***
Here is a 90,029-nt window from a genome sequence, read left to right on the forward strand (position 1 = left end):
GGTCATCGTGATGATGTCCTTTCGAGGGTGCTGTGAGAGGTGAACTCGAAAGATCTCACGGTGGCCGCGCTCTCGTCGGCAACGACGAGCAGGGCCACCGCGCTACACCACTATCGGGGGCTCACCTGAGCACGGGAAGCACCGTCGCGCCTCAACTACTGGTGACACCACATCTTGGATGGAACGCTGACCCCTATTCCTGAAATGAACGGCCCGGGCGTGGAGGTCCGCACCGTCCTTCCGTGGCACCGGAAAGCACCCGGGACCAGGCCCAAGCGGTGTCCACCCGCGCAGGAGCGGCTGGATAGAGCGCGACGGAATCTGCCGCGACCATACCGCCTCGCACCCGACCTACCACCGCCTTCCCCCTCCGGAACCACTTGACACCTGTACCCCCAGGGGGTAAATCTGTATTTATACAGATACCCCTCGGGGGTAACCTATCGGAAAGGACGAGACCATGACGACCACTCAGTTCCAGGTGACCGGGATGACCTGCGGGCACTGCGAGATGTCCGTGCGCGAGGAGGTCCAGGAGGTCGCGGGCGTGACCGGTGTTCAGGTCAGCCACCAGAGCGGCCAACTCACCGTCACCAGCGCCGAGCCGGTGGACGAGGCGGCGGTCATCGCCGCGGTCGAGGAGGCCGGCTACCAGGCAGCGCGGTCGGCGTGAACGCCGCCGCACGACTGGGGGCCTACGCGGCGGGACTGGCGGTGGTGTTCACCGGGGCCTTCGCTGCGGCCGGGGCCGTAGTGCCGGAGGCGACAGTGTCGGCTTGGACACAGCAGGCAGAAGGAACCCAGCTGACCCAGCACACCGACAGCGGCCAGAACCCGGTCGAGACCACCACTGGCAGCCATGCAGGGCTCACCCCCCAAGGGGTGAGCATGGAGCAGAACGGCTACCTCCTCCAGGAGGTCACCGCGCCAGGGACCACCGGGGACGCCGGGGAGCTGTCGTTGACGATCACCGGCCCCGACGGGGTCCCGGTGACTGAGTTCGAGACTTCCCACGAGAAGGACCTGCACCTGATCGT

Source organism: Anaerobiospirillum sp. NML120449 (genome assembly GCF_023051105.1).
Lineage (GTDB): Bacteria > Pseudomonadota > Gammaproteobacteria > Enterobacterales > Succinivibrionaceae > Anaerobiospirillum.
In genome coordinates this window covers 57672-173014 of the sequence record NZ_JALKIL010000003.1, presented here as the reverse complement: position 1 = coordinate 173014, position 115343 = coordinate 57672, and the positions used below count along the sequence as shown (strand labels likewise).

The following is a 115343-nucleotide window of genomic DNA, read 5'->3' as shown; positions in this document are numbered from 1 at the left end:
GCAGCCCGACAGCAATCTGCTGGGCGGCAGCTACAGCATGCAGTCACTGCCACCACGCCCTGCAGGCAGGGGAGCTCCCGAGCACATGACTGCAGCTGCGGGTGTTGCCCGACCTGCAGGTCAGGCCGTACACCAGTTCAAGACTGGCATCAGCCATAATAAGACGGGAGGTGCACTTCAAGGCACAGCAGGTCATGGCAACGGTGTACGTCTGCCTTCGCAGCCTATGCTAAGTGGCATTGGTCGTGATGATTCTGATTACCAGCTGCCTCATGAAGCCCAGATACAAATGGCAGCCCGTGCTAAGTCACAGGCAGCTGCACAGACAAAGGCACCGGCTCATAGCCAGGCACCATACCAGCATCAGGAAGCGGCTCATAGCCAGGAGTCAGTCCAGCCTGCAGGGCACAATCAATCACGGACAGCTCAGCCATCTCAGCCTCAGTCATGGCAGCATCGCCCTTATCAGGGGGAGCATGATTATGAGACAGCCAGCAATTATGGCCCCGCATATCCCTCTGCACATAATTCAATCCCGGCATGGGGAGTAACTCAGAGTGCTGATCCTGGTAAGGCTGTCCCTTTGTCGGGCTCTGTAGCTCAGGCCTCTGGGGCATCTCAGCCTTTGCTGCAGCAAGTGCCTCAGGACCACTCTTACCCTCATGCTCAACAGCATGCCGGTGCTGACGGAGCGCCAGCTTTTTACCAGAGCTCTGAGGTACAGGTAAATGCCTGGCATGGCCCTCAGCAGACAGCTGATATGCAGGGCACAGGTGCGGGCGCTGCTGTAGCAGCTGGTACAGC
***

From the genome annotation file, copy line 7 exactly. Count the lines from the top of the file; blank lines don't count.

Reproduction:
GCAGCCCGACAGCAATCTGCTGGGCGGCAGCTACAGCATGCAGTCACTGCCACCACGCCCTGCAGGCAGGGGAGCTCCCGAGCACATGACTGCAGCTGCGGGTGTTGCCCGACCTGCAGGTCAGGCCGTACACCAGTTCAAGACTGGCATCAGCCATAATAAGACGGGAGGTGCACTTCAAGGCACAGCAGGTCATGGCAACGGTGTACGTCTGCCTTCGCAGCCTATGCTAAGTGGCATTGGTCGTGATGATTCTGATTACCAGCTGCCTCATGAAGCCCAGATACAAATGGCAGCCCGTGCTAAGTCACAGGCAGCTGCACAGACAAAGGCACCGGCTCATAGCCAGGCACCATACCAGCATCAGGAAGCGGCTCATAGCCAGGAGTCAGTCCAGCCTGCAGGGCACAATCAATCACGGACAGCTCAGCCATCTCAGCCTCAGTCATGGCAGCATCGCCCTTATCAGGGGGAGCATGATTATGAGACAGCCAGCAATTATGGCCCCGCATATCCCTCTGCACATAATTCAATCCCGGCATGGGGAGTAACTCAGAGTGCTGATCCTGGTAAGGCTGTCCCTTTGTCGGGCTCTGTAGCTCAGGCCTCTGGGGCATCTCAGCCTTTGCTGCAGCAAGTGCCTCAGGACCACTCTTACCCTCATGCTCAACAGCATGCCGGTGCTGACGGAGCGCCAGCTTTTTACCAGAGCTCTGAGGTACAGGTAAATGCCTGGCATGGCCCTCAGCAGACAGCTGATATGCAGGGCACAGGTGCGGGCGCTGCTGTAGCAGCTGGTACAGC